The C3 model was used to propagate the tsunami from the source region to the coast. The tsunami characteristics were analyzed statistically to derive different thematic maps for the return periods of 500, 1000, 5000, and 10000 years. The derived thematic maps include the maximum wave elevation, the maximum current velocity, the maximum Froude number, and the maximum total forces. The thematic maps obtained for a return period of 10000-year (confidence interval 99%) were compared to those derived from the aggregated deterministic worst-case scenarios for the Cádiz region. This deterministic scenario assumed that the worst-case scenarios for each considered source coincided with the maximum water level measured by the tidal gauge, which means that the probability of occurrence of this extreme event is very low. Thus, the deterministic approach was very conservative. Deterministic maps could be used to define those zones with a very low probability or with no probability of being affected by a tsunami. This is a useful information for visualizing the hazard and the establishment of the maximum limits of flooding, which is necessary for planning the evacuation zones and for defining those areas in which critical infrastructures (e.g., nuclear plants, flammable materials, pipelines) can be built. Ideally, deterministic approach should be linked to the probabilistic study. The probabilistic maps are more valuable for vulnerability and risk assessment and also for insurance proposes.
Data Availability Statement
The raw data supporting the conclusions of this article will be made available by the authors, without undue reservation.
MG conceived the manuscript, did the probabilistic approximation, and managed the process. JÁ-G conducted the characterization of tsunamigenic sources. ÍA-Q computed the Numerical simulations. LO and MO compiled the Montecarlo procedure and created the database. RJ, EK, and JB provided some data and internal discussion on the probabilistic model and revised the manuscript. MB, RO, and MM wrote parts of the manuscript and participated in internal discussion. ÍA-A and AL reviewed the probabilistic model. All authors contributed to the article and approved the submitted version.
Conflict of Interest
The authors declare that the research was conducted in the absence of any commercial or financial relationships that could be construed as a potential conflict of interest.
The handling editor declared a past co-authorship with several of the authors MB and RO.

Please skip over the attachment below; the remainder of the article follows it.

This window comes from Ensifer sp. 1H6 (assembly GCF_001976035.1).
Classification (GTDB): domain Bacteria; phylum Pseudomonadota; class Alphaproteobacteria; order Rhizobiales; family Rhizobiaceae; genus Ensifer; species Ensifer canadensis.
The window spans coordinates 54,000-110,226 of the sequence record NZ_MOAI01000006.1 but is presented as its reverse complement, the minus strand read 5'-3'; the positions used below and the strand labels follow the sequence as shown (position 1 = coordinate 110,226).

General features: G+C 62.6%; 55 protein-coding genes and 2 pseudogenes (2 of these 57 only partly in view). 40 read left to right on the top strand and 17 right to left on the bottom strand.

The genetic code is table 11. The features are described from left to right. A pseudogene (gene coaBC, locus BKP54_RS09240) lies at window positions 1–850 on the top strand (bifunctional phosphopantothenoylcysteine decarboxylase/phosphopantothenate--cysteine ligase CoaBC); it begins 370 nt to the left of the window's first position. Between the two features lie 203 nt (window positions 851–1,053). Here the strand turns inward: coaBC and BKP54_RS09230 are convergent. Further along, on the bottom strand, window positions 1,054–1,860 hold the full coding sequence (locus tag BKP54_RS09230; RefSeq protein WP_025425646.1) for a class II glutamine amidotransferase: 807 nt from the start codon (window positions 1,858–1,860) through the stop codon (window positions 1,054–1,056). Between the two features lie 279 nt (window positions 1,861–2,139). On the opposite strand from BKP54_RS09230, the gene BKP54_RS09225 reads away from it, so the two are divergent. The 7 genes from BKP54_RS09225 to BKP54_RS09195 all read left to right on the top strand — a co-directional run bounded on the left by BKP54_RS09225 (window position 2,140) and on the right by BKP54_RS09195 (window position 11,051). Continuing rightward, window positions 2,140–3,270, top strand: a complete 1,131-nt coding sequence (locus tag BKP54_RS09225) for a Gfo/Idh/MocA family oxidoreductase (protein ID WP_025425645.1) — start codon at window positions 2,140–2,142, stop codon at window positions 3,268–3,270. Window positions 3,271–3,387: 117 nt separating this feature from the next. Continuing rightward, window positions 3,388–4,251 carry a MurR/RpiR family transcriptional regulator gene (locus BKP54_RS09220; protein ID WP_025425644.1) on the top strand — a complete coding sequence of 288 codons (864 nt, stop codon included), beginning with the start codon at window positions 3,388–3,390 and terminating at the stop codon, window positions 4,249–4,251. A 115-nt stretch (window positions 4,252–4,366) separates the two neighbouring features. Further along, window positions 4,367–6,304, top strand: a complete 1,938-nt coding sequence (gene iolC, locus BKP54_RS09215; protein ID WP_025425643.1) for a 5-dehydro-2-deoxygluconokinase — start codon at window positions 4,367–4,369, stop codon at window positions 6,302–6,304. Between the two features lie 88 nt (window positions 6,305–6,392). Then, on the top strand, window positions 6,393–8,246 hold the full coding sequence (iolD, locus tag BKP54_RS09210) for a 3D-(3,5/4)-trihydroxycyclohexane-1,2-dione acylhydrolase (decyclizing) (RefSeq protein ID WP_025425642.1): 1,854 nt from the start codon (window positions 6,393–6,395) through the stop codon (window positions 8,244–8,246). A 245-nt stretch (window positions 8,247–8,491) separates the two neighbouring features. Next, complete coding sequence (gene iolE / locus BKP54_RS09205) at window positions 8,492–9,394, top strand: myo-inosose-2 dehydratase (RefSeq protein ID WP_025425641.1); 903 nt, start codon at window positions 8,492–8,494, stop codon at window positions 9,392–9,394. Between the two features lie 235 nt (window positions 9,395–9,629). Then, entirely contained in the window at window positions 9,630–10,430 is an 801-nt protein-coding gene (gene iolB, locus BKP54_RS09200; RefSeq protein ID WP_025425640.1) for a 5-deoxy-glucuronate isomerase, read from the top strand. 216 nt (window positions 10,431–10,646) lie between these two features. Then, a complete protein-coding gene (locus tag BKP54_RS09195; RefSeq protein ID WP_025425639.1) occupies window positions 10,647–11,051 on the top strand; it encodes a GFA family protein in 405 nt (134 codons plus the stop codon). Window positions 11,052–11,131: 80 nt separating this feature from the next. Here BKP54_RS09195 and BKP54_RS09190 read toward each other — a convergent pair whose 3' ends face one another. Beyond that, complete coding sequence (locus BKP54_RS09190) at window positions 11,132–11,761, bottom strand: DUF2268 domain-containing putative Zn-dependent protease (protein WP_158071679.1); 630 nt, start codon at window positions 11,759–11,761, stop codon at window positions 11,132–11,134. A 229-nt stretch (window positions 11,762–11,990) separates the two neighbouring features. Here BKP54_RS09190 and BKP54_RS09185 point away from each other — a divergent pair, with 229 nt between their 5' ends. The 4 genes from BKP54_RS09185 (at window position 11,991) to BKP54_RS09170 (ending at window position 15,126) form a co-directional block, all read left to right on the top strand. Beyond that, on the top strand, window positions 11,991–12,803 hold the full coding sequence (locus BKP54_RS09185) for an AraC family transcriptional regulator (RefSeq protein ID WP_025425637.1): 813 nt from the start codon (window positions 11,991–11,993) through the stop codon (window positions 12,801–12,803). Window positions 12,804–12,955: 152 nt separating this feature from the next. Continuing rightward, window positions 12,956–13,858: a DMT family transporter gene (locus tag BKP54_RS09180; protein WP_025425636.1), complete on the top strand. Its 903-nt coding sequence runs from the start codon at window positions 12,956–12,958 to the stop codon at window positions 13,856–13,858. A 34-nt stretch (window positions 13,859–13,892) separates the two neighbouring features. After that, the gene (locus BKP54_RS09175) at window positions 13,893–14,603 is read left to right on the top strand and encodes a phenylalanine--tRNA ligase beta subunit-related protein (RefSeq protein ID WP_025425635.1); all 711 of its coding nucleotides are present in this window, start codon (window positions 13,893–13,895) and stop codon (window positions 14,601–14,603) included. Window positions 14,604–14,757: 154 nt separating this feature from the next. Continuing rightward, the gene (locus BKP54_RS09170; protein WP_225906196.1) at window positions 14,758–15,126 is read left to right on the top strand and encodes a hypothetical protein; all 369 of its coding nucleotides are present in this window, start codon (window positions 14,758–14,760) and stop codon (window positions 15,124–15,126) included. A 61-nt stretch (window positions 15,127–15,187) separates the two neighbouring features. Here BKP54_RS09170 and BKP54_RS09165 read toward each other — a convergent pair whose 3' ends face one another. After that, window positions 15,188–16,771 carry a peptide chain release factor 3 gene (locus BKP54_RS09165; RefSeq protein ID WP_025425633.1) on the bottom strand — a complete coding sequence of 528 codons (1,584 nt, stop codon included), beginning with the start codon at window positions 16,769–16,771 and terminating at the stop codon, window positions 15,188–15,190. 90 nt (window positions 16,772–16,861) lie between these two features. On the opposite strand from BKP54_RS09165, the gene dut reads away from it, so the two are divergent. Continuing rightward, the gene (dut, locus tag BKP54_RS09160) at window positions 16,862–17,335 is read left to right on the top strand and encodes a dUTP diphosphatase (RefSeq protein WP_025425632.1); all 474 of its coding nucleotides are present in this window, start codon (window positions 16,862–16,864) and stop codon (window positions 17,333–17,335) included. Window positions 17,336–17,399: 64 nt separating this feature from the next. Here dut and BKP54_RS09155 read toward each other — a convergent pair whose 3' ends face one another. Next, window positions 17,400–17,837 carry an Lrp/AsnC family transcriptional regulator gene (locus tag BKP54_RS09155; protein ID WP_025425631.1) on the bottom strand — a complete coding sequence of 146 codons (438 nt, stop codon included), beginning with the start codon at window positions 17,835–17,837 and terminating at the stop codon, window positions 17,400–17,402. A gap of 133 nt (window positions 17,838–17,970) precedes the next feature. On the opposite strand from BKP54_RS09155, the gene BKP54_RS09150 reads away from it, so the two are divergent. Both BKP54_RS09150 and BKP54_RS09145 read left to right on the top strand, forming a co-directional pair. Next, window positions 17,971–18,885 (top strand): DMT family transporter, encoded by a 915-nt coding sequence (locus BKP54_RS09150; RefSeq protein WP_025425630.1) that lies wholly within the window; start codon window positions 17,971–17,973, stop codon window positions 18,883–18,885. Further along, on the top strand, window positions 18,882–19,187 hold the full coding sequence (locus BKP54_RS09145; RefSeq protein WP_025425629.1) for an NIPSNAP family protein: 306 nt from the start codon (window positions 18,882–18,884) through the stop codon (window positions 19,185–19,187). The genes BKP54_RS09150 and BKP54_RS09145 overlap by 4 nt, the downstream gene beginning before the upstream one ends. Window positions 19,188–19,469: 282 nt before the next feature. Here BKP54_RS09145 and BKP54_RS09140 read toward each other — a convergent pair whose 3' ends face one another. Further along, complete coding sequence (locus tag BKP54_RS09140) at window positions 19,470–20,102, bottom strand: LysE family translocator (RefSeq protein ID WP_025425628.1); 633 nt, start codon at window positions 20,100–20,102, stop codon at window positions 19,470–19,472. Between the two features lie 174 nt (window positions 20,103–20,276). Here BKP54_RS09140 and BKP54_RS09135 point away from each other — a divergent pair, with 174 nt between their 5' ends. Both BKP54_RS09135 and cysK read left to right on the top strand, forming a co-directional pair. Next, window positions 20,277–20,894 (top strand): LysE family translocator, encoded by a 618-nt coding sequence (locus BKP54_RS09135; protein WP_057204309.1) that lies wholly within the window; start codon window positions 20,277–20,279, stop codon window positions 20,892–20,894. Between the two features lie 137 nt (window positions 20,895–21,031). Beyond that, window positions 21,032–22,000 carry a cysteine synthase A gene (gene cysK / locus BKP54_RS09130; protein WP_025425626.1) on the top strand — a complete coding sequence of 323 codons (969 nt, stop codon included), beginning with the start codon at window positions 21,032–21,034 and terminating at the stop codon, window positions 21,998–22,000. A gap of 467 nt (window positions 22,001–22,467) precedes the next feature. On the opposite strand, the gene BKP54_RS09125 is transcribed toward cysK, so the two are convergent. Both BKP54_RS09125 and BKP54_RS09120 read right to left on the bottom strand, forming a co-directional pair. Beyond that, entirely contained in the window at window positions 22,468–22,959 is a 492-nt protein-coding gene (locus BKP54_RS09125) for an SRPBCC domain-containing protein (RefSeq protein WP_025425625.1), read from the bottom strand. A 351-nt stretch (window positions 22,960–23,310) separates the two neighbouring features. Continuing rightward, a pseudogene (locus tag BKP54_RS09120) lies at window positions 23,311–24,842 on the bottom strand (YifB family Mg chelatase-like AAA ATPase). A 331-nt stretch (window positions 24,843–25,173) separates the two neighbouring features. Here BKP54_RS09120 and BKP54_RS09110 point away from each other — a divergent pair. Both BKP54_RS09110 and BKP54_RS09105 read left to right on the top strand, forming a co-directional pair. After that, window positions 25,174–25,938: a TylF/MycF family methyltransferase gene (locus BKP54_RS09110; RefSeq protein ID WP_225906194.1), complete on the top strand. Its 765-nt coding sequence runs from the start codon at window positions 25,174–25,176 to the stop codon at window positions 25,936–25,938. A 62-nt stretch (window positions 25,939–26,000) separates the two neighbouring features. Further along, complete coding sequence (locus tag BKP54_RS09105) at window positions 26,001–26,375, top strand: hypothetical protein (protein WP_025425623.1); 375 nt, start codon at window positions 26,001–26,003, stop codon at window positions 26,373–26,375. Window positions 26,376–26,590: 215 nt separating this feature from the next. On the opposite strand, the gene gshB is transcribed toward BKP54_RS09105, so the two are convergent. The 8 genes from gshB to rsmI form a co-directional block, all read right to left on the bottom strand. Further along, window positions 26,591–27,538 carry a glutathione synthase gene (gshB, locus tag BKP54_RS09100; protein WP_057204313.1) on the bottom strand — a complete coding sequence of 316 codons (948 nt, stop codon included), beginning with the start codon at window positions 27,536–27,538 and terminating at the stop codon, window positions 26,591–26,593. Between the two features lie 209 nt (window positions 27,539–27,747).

This research was part of the TRANSFER project (http://www.transferproject.eu/). AL acknowledges the support of the Spanish Grant MTM2008-00759. Some of the figures have been produced with the software GMT (Wessel and Smith, 1998). This is a contribution from the Environmental Hydraulics Institute (Universidad de Cantabria) and the Active Tectonics, Paleoseismology, and Associated Hazards research group (UCM-910368).
We thank to the Environmental Ministry of Spain (Dirección General de Costas de Andalucia) for providing us the local bathymetry. We also thank to the Spanish Supercomputing Network the use of the Altamira IFCA supercomputer. We would like to thank to the TSUSY Project (IHCantabria).
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Keywords: tsunami, PTHA, montecarlo, tsunamigenic-sources, numerical modeling
Citation: González M, Álvarez-Gómez JA, Aniel-Quiroga Í, Otero L, Olabarrieta M, Omira R, Luceño A, Jelinek R, Krausmann E, Birkman J, Baptista MA, Miranda M and Aguirre-Ayerbe I (2021) Probabilistic Tsunami Hazard Assessment in Meso and Macro Tidal Areas. Application to the Cádiz Bay, Spain. Front. Earth Sci. 9:591383. doi: 10.3389/feart.2021.591383
Received: 04 August 2020; Accepted: 16 April 2021;
Published: 13 May 2021.
Edited by:Finn Løvholt, Norwegian Geotechnical Institute, Norway
Copyright © 2021 González, Álvarez-Gómez, Aniel-Quiroga, Otero, Olabarrieta, Omira, Luceño, Jelinek, Krausmann, Birkman, Baptista, Miranda and Aguirre-Ayerbe. This is an open-access article distributed under the terms of the Creative Commons Attribution License (CC BY). The use, distribution or reproduction in other forums is permitted, provided the original author(s) and the copyright owner(s) are credited and that the original publication in this journal is cited, in accordance with accepted academic practice. No use, distribution or reproduction is permitted which does not comply with these terms.
*Correspondence: Mauricio González, firstname.lastname@example.org